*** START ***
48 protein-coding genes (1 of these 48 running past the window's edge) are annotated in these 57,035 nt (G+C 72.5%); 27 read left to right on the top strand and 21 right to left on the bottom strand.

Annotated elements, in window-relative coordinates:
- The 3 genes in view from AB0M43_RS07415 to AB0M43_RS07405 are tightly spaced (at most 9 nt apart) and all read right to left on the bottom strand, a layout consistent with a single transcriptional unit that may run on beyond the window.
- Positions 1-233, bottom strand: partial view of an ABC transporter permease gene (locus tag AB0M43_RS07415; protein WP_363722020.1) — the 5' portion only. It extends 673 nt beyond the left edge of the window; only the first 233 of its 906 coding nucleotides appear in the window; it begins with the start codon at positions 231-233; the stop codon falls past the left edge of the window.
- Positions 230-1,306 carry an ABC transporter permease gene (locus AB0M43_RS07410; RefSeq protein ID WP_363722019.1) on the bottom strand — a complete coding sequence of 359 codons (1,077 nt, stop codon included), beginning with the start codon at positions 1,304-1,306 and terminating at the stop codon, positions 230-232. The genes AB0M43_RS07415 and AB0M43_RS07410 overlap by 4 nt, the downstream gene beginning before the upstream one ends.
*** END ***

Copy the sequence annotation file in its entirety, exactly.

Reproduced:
48 protein-coding genes (1 of these 48 running past the window's edge) are annotated in these 57,035 nt (G+C 72.5%); 27 read left to right on the top strand and 21 right to left on the bottom strand.

Annotated elements, in window-relative coordinates:
- The 3 genes in view from AB0M43_RS07415 to AB0M43_RS07405 are tightly spaced (at most 9 nt apart) and all read right to left on the bottom strand, a layout consistent with a single transcriptional unit that may run on beyond the window.
- Positions 1-233, bottom strand: partial view of an ABC transporter permease gene (locus tag AB0M43_RS07415; protein WP_363722020.1) — the 5' portion only. It extends 673 nt beyond the left edge of the window; only the first 233 of its 906 coding nucleotides appear in the window; it begins with the start codon at positions 231-233; the stop codon falls past the left edge of the window.
- Positions 230-1,306 carry an ABC transporter permease gene (locus AB0M43_RS07410; RefSeq protein ID WP_363722019.1) on the bottom strand — a complete coding sequence of 359 codons (1,077 nt, stop codon included), beginning with the start codon at positions 1,304-1,306 and terminating at the stop codon, positions 230-232. The genes AB0M43_RS07415 and AB0M43_RS07410 overlap by 4 nt, the downstream gene beginning before the upstream one ends.